On the heels of two previous EP releases, Winnipeg indie rockers Hearing Trees released their debut full-length album Quiet Dreams at the start of March. The band has been touring the country since early March and kicks off a series of shows in the Maritimes tonight in Moncton before making their way back west early next week.
We had the pleasure of chatting with Hearing Trees founder Graham Hnatiuk from one of the band’s tour stops in B.C. last month:
Is this the first trek to the East Coast for Hearing Trees?
Definitely. We’ve done a number of tours from Manitoba west, but this will be our first time coming east.
I’m not sure if you’re sick of talking about it or not, but I understand your decision to begin making music was at least somewhat driven by a mental health issue?
I’m definitely not sick of talking about it, it’s just become part of the story. To I experienced a mental breakdown in 2009 wouldn’t be inaccurate, though. I had been going to school for a number of years and just hit a breaking point where I developed some fairly seriously mental health issues. The thing is, I had been really wanting to get into playing music for a long time, but I didn’t sing and didn’t play guitar so I was scared to take the leap. But when you feel you have nothing lose, there’s no idea that can be too crazy.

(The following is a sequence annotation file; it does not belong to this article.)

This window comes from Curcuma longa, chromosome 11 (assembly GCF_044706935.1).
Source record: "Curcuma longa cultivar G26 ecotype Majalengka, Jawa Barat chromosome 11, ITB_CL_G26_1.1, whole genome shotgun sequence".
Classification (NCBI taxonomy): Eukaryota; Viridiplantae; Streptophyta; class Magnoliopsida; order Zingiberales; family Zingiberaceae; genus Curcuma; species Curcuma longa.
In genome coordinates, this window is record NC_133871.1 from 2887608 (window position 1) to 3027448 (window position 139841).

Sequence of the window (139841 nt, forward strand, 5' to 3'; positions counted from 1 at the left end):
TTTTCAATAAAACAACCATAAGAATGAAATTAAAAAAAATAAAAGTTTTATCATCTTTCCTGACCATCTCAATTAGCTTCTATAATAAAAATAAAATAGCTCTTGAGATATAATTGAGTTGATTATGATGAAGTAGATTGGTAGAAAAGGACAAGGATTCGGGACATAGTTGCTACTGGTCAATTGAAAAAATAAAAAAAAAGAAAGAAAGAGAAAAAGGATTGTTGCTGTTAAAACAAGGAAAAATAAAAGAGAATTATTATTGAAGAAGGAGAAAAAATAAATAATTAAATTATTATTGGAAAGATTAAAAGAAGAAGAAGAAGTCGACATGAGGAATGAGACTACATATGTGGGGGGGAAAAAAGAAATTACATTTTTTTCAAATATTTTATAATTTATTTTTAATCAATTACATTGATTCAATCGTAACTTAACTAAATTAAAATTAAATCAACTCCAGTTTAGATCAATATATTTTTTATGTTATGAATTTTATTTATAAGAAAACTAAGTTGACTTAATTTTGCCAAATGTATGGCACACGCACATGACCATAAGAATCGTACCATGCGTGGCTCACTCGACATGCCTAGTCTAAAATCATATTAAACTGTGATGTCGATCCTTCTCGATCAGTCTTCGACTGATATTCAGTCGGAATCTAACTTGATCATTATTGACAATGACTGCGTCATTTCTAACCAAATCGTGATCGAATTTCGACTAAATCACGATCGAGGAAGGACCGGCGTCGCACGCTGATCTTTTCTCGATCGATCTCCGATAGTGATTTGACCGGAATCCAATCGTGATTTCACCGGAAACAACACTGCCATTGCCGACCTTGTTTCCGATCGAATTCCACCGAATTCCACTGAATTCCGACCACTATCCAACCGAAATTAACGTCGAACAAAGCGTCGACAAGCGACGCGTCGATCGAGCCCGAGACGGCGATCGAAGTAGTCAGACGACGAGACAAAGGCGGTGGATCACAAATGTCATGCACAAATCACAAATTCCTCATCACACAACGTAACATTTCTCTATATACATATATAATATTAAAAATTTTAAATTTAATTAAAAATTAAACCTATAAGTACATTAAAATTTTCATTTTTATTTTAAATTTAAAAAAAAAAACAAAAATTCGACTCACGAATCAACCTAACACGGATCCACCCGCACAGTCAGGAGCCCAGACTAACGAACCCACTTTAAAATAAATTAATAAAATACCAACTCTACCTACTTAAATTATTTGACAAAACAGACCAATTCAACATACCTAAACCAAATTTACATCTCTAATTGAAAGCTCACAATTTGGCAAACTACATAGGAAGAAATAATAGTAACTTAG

So before that happened in 2009, were you already pretty ingrained in the music scene in Winnipeg?
Not at all. I was never really a part of the local scene while I was growing up, but actually still feel a bit like an outsider. That being said, I’ve inserted myself into the scene much more these last few years.
For all intents and purposes then, you’ve been a bit of a late bloomer with respect to deciding to pursue music.
Yeah, I was 24-25 years old when I first began playing music. I assembled the guys for the band around the time I was 26-27, and we completed our first tour when I was 27-28 years old. I’ve been very deliberate about how I’ve approached just about everything.
Did the band come together fairly easily?
The goal from day one was to be a band. I wasn’t looking to be a solo artist, but I actually got so frustrated trying to get a band together in the early days that I quit my job and went to Brazil for a month. It was after I got home that the band just kind of fell into place. Six months later, we played our first show.
Did having a couple of EPs in your back pocket make the process of bringing Quiet Dreams to life that much easier?
There’s no denying I didn’t necessarily know what I was doing with those early releases, but I knew I was going to make mistakes. All I wanted to do was to learn from them, really. Rather than rushing to make a full-length record, we toured and developed these songs, and just tried to be as patient as possible. I couldn’t be happier with Quiet Dreams though. Anytime I hear it, I always think to myself there’s no way I made this. There’s a definite sense of pride that goes hand-in-hand with the album.
Catch Hearing Trees live:
April 11 — Moncton, NB — Plan b Lounge
April 13 — Halifax, NS — Gus’ Pub
April 14 — Miramichi, NB — The Well Pub
April 15 — Charlottetown, PEI — Baba’s Lounge
April 17 — Montreal, QC — Barfly
April 18 — Toronto, ON — The Piston
April 19 — Hamilton, ON — The Mule Spinner
April 20 — Sudbury, ON — The Townehouse
April 21 — Thunder Bay, ON — The Foundry
June 1 – Winnipeg, MB – The Park Theatre (Quiet Dreams Album Release Show)